Its sole director, Nicholas Kontaxis, was also hit with a $115,125 fine.
According to an ARN report, the Australian Communications and Media Authority (ACMA) initiated Federal Court proceedings in December 2019 for failing to comply with the Telecommunications Industry Ombudsman's decision to pay $63,000 to seven customers—six businesses and one individual.
According to the ACMA, in October 2020, Red Telecom's customer base was sold. Then it changed its name to Limni Enterprises and went into liquidation.
Despite this, the Federal Court still maintained there was still strong public interest to impose penalties on the telco reseller and Kontaxis.
ACMA chair Nerida O'Loughlin stressed all telcos supplying services to residential and small business customers in Australia must join the TIO scheme and must comply with the Ombudsman.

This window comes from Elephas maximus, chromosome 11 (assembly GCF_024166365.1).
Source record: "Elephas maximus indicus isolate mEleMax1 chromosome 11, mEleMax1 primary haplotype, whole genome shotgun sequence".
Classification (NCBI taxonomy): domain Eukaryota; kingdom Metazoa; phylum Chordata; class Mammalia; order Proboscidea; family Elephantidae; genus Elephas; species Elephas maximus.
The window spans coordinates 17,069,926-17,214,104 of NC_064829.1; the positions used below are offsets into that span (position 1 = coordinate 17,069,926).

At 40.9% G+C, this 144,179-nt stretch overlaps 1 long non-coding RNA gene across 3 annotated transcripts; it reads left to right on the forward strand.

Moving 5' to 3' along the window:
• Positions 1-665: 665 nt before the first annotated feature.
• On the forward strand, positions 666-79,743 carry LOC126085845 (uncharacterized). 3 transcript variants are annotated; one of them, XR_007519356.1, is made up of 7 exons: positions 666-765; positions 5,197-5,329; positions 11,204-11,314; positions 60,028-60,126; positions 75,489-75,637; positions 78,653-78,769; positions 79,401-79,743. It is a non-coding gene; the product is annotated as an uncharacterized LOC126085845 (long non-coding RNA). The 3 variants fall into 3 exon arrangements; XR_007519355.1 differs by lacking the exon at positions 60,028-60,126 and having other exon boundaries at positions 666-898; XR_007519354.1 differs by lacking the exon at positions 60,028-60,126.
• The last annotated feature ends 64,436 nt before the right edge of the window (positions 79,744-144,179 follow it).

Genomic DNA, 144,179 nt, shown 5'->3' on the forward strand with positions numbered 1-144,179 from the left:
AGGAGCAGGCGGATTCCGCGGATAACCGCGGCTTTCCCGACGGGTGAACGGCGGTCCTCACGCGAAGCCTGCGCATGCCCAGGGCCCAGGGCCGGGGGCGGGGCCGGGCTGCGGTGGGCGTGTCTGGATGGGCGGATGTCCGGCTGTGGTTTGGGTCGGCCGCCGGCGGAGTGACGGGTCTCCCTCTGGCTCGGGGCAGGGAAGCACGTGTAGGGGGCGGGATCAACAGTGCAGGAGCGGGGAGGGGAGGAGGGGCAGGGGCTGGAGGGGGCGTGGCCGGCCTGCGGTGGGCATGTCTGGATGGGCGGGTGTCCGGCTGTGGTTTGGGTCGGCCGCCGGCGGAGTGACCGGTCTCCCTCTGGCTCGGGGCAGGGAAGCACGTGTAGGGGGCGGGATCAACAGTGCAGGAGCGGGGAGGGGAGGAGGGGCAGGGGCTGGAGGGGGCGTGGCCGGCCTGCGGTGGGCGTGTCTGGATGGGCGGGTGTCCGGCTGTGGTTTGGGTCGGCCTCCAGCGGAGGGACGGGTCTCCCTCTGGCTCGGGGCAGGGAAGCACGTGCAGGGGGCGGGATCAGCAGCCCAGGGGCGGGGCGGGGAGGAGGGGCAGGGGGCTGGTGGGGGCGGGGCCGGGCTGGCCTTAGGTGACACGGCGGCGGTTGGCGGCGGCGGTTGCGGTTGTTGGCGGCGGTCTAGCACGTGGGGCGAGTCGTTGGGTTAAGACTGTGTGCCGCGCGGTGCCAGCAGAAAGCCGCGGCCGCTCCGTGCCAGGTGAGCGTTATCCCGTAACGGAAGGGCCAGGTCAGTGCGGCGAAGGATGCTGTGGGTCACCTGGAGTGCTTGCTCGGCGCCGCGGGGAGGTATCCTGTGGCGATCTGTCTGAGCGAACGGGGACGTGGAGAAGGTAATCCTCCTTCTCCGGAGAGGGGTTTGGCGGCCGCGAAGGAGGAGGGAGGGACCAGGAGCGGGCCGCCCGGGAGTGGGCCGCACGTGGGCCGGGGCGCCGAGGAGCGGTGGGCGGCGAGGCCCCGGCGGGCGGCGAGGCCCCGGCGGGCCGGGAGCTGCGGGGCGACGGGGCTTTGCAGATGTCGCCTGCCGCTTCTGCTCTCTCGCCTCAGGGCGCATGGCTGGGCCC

“This judgment serves as a reminder to members of the TIO Scheme that there are serious consequences for failing to comply with the TIO Scheme. It also makes it clear that directors who are responsible for ancillary contraventions may receive tough penalties, even where the company goes into liquidation," she said.
“The Court has sent a clear message that failing to comply with a TIO decision will result in penalties that provide a clear deterrent," she added.
According to the same ARN report citing court documents, Kontaxis thought that TIO decisions could be "overturned" and likened it to a parking ticket, saying, "just like you get anything else in life, there is an avenue for appeal."
Justice Melissa Perry, the ruling judge of the case, said Red Telecom demonstrated a lack of respect for the TIO scheme, a lack of consideration for customers, and failed to cooperate with the ACMA until it was too late.
Her Honour considered that there was a culture within Red Telecom that was “antithetical to compliance” and accepted the ACMA’s submission that “the conduct must be discouraged in the strongest possible terms."
This first appeared in the subscription newsletter CommsWire on 14 July 2022.